Lake Sirpur blushes, as older flamingos make a rare appearance in the city

Lake Sirpur on the outskirts of Indore She has been blushing lately, a strange blush, that lasts longer than usual. And the reason behind this, is the unusual visit of the great flamingos to the city. The phenomenon is rare and has not happened in many years. The news has been spread by the community of birdwatchers and naturalists of the city, as all are rushing to witness the spectacle of the magnificent birds that walk on their delicate feet in the marshes. In the midst of all the excitement, some crucial questions arose. This is not a migratory season, so what do birds do so far from their regular habitat? Is this just a visit, or are the birds looking for a permanent residence along the marshes of Malwa ? And most importantly, is this due to climate change? This is what bird watchers and city experts have to say.

Migration or not?

The largest flamingos are usually found in the salt marshes, salt marshes of the Indian subcontinent, Africa and the Middle East. Typically, their migration is local, as they feed only in shallow waters coastal lagoons and the season ranges from November to April. This season - June to August end - is their breeding season. It is a rare phenomenon to witness their presence in Indore in a non-migratory season. Generally they are in their usual habitat at Kutch, Sambhar lake Rajasthan and Mumbai, during this time, says ornithologist and conservationist, Ajay Gadikar. And if this is a search for a new habitat, is yet to be seen. It looks like a stopover right now. They thrive only in saline water where they find algae, which is essential for their pink colouration and health. I think they are just taking a break on a longer journey, says Ravi Sharma, wildlife activist and birder. If at all the birds stay longer than 15 days, then we may consider the change in habitation angle, he adds.

Sirpur providing abundance of food for the flamingos.

As birdwatchers, wildlife photographers and citizens flock to Lake Sirpur, there is one thing everyone is noticing: birds have not stopped eating since they landed. They landed on Sunday, eight birds in total. And they ate continuously the first two days, ate as they had not eaten in days, says Colonel Neel Gadikar, sharing his observation. Clearly, there is food availability and the water quality is optimal for the flamingos in the lake. A few years ago, we only saw a couple of these birds in Yeshwant sagar. But this time, it's a better number, he adds. The attractive birds are actually filter feeders. They stand in shallow water, shake the mud while putting their heads in it. Then they raise their heads to filter small shrimp, microorganisms, blue-green algae, etc., which is their food. Over the years, perhaps due to deposition or contamination, the lake water has become brackish, which suits these birds. And their continuous feeding during these days indicates that they had been looking for their type of food. But his unusual migration for food raises a question. Does not their traditional habitat provide them with enough food? We must seriously consider this phenomenon to see if the wetlands of Rajasthan, Gujarat and Maharashtra is in poor condition, explains Ajay.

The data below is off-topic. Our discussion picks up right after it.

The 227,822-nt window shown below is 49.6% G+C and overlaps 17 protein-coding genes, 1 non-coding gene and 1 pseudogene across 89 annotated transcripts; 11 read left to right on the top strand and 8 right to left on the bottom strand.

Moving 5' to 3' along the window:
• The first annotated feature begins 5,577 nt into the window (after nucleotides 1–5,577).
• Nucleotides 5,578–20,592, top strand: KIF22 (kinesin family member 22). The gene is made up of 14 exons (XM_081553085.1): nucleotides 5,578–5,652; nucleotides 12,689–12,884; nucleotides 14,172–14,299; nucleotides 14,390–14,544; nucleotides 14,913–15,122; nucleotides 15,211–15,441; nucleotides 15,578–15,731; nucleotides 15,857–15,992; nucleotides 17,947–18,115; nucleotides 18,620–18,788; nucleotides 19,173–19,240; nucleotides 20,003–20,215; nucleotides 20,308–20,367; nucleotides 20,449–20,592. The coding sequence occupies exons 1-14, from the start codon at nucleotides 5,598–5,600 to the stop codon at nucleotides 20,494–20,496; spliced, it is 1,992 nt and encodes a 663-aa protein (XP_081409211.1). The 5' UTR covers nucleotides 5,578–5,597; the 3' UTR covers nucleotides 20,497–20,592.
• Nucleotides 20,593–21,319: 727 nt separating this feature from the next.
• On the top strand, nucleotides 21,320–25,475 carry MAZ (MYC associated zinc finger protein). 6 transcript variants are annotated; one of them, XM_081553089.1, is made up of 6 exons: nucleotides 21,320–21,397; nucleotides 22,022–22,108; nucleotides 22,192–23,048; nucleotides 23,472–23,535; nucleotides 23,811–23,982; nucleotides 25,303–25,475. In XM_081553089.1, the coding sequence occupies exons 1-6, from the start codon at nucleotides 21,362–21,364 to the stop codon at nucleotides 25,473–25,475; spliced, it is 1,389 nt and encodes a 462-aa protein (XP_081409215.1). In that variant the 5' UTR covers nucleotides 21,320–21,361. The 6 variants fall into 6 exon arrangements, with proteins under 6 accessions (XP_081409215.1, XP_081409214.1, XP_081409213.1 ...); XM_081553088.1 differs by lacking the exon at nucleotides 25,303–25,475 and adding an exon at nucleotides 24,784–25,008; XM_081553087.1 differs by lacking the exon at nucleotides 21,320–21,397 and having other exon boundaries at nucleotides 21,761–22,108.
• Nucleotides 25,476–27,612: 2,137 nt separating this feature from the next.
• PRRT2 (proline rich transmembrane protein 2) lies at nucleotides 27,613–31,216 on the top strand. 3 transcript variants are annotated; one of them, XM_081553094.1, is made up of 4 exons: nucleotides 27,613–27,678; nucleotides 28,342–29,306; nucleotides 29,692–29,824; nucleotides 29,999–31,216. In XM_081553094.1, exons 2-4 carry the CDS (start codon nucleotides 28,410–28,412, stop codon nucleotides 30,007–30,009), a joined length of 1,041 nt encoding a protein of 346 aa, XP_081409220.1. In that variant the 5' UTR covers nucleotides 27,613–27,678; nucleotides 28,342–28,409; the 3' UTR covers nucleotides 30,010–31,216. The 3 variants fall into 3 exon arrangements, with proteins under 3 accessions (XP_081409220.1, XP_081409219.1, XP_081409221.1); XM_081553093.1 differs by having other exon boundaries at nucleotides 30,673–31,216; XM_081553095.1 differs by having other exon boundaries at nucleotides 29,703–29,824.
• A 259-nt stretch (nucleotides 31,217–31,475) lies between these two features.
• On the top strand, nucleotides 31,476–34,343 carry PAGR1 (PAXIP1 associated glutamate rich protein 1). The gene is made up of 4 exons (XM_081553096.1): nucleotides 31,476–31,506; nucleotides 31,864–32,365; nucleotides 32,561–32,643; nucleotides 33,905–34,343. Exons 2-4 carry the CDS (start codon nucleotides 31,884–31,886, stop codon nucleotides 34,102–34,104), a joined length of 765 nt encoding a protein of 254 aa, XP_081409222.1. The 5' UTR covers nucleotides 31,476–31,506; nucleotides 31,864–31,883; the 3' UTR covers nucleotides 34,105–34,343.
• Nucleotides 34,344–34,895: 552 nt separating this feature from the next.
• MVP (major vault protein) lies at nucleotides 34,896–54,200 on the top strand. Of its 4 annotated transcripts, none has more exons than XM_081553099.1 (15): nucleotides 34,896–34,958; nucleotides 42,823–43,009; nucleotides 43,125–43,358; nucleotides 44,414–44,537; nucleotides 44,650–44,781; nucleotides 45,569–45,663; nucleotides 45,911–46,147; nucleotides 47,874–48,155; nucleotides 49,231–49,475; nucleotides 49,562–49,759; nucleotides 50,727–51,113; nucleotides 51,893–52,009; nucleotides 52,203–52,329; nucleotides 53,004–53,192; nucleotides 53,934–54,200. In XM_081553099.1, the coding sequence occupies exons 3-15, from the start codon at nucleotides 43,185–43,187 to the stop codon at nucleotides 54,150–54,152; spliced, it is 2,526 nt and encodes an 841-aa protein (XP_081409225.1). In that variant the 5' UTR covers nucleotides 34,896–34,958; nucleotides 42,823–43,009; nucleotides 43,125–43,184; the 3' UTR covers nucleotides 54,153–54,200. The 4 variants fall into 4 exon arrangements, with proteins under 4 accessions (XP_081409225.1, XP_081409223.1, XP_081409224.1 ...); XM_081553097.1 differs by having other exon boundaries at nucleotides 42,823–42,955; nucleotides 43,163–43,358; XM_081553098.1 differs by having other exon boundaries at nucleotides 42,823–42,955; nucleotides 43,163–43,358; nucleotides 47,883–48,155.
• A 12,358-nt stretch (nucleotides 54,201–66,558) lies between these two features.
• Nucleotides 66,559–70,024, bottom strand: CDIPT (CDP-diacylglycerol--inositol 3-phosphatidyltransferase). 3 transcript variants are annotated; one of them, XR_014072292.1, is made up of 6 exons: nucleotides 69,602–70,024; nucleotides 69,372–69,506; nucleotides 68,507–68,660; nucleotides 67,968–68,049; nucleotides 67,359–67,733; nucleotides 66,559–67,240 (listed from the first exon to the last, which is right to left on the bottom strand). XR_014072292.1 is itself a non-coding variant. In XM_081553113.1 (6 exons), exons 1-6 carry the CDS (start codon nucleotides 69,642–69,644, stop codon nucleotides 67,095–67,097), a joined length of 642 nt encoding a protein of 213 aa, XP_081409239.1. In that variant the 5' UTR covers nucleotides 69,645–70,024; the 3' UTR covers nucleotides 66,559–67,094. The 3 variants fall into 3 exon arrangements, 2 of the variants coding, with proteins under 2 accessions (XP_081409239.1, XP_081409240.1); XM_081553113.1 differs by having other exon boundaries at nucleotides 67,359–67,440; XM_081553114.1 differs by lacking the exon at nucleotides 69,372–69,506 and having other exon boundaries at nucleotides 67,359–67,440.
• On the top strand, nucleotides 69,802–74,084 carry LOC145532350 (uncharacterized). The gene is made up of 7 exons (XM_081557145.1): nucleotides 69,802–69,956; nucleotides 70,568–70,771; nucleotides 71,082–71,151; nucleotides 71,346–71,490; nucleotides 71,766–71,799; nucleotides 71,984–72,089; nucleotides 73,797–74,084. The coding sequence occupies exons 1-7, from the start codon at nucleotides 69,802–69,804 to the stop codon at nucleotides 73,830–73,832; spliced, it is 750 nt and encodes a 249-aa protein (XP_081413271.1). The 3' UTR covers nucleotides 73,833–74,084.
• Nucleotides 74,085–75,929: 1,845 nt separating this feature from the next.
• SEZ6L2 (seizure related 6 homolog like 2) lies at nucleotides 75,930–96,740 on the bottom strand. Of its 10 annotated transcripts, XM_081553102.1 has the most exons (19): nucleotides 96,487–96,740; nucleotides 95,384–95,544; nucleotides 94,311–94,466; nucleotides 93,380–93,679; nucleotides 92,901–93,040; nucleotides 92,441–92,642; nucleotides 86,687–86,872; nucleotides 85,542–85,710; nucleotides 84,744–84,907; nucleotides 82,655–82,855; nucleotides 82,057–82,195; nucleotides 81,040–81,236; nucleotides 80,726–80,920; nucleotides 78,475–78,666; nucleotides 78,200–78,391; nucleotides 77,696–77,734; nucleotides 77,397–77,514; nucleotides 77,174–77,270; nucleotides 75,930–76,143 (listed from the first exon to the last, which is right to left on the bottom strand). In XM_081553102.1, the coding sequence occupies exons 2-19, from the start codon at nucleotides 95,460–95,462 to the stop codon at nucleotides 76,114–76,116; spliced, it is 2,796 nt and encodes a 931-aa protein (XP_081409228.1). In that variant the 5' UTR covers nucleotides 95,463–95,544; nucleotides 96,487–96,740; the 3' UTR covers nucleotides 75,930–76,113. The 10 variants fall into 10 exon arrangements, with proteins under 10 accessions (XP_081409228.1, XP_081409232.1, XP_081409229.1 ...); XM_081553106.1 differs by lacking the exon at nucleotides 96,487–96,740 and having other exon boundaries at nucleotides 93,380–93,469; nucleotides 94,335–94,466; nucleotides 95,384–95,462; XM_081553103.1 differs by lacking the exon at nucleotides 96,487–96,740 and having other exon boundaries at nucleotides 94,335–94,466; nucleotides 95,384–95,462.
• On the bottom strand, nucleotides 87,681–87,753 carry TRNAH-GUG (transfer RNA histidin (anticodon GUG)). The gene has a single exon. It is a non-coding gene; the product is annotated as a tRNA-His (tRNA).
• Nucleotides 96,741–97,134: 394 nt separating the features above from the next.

The flock has been attracting Indore ans' attention

Ever since word traveled about the arrival of the blush feathered friends, Indore have been flocking to the lake to see them in person. We have traveled to Rajasthan bird sanctuary and Odisha to see these lovely birds. Had never imagined we will be able to see them in a good number in our hometown, says Akansha Joshi, an engineering student, who went to see them with her friends on Tuesday, after getting to know their arrival from social media. It has also drawn out amateur and wildlife photographers in large numbers, to capture the magnificent color and activities of the flamingos. Avi Jain, a civil engineer with a passion for wildlife photography, states, I got to know about them only by Monday after the word traveled, and since then, I have visited twice with my friends and alone, to capture the birds at their candid best Now that social media has been filling up with their pictures and news has traveled across the city, more people are visiting to see them. It is, after all, remove a rare occurrence in Indore, I concluded.

Alarms for climate change?

While residents have had a gala time spotting the great flamingos in their unusual habitat, experts insist on looking below the surface. Birds and animals are always the first to hear about any change in climate. Such unusual behavior has historically been indicative of climate change. It can be considered both positive and negative. Positive because our pastures are greener, but negative that their natural habitat probably does not provide them enough, says conservationist Ajay Gadikar. However, he added that the conclusive data can only be obtained by making a more extensive and in-depth study of the factors. Photos: avi jain